Public Defender Monitors Refused Access to Church-run Orphanage, Again

The Public Defender’s Office said on May 19 its representatives were denied – for the second time – a monitoring visit into the Ninotsminda Orphanage, housing 56 children and run by the Georgian Orthodox Church (GOC). The shelter’s employees reportedly refused to talk with the Ombudsperson’s monitors, citing instructions from the head of the foster home.

Monitors visited a Ninotsminda public school to find that none of the children from the orphanage were present, the Public Defender’s office stated, which seems to indicate that the foster home was informed about the planned inspection.

According to the Public Defender’s Office, two assessments by a state regulator since 2017 found that the orphanage fails to comply with regulations on protecting the beneficiaries from infectious diseases, organizing food rations, allocating leisure hours, and the limits on the number of beneficiaries per room.

The Ombudsperson also recalled that monitors were prevented from visiting the church-run home earlier on April 15, which prompted the UN Committee on the Rights of the Child (CRC) to issue an emergency temporary measure, calling on the Georgian authorities to immediately ensure that monitoring takes place.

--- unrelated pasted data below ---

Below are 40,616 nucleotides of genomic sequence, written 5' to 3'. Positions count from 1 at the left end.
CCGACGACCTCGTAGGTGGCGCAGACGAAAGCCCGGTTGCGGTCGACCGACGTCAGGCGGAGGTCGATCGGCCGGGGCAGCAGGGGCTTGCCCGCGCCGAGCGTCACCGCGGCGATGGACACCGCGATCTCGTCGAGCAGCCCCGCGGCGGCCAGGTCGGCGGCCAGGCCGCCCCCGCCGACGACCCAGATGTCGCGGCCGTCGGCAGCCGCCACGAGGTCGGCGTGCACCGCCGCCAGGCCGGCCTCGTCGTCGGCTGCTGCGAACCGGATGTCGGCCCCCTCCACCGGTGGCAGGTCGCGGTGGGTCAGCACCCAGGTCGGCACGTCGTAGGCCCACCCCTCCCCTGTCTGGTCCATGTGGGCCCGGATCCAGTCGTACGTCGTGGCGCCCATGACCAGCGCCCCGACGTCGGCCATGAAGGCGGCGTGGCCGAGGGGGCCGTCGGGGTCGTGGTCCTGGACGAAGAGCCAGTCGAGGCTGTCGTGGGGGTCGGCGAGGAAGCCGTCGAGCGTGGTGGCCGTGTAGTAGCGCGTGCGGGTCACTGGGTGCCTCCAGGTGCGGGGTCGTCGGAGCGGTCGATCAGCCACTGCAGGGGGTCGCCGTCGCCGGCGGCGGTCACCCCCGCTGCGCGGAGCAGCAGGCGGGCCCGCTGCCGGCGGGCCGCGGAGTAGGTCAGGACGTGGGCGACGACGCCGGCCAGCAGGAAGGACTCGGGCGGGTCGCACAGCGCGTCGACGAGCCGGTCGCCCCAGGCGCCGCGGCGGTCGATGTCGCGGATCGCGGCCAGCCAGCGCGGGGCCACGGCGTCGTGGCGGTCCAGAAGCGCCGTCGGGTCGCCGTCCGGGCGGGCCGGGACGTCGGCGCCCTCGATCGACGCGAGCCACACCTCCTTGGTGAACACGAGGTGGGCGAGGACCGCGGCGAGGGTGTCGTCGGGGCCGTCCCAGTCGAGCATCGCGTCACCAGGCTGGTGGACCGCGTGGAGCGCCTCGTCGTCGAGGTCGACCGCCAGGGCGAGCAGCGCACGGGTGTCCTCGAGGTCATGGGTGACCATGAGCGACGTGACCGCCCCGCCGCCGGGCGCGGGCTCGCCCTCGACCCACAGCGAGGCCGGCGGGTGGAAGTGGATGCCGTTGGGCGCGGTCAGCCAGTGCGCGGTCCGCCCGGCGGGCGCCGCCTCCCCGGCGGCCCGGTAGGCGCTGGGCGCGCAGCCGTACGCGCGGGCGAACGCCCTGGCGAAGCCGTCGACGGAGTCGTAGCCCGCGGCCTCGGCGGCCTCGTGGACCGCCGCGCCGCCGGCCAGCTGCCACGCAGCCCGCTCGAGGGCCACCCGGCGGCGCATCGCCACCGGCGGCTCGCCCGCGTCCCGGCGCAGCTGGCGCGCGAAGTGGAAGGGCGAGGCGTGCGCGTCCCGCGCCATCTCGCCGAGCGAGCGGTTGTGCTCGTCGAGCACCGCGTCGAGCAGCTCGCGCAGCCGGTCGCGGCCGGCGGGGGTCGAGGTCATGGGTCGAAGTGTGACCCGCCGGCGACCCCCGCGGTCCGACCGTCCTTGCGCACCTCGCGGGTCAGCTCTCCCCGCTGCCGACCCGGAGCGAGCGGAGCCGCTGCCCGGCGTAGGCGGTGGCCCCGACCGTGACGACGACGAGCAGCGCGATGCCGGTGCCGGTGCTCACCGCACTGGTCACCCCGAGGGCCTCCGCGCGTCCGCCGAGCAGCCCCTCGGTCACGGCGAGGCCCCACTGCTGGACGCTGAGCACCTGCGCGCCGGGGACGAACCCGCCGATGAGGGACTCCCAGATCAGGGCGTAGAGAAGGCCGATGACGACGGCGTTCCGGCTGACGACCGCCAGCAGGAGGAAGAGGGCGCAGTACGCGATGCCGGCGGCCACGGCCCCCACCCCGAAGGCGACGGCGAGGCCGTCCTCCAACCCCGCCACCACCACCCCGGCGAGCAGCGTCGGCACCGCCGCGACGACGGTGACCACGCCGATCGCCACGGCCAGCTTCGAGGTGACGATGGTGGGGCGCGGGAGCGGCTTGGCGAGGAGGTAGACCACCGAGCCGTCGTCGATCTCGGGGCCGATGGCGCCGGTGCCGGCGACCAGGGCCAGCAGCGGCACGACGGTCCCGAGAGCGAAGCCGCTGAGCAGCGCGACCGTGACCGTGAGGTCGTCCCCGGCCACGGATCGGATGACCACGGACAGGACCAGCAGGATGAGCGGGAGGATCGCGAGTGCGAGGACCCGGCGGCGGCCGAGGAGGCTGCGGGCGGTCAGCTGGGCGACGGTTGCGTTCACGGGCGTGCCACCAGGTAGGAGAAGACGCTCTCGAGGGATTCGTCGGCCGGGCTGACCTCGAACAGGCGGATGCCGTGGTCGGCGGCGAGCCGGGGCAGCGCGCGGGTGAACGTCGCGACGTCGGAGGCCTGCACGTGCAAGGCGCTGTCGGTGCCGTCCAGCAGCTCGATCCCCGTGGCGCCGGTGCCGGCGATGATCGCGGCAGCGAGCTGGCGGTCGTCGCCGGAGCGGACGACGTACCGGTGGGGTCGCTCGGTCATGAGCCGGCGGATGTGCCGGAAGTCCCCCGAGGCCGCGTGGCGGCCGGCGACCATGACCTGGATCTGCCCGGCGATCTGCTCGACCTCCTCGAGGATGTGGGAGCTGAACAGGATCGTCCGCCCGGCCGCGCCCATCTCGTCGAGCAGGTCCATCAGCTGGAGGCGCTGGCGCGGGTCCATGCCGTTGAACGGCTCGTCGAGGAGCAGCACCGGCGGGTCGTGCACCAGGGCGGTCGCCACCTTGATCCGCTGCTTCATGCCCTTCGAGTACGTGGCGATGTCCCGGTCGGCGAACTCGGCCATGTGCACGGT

While a state social worker subsequently visited the orphanage, the Public Defender’s Office said this can not be considered a fulfillment of the measure, as the Social Service Agency “is not the body that monitors the protection of child rights.” 

By failing to exercise effective oversight over a government-licensed institution, the state “ignores the best interests of 56 juveniles,” the Public Defender’s statement stressed. 

The Public Defender’s Office said it will follow up with the CRC on both the situation at the orphanage and the “ineffectiveness” of state measures. The s office said it is also examining the case of non-compliance with its request, punishable by administrative liability.

Orthodox Church Responds

Metropolitan Nikoloz (Pachuashvili) on May 20 cast doubts about the qualifications of the Ombudsperson’s representatives. He said the Orthodox Church must first be “assured” that the monitors are “appropriately prepared” before permitting the visit. 

After the monitors were prevented from entering the orphanage for the first time on April 15,  Archpriest Andira Jagmaidze, Head of the Public Relations Department of the Georgian Orthodox Church, said the Ombudsperson “lacks the authority” to enter the foster home’s premises, citing “frequent unbalanced statements” against the GOC. “It is generally believed that children have very good conditions [at the orphanage], but I am not aware of the details,” he added.

This post is also available in: ქართული (Georgian) Русский (Russian)

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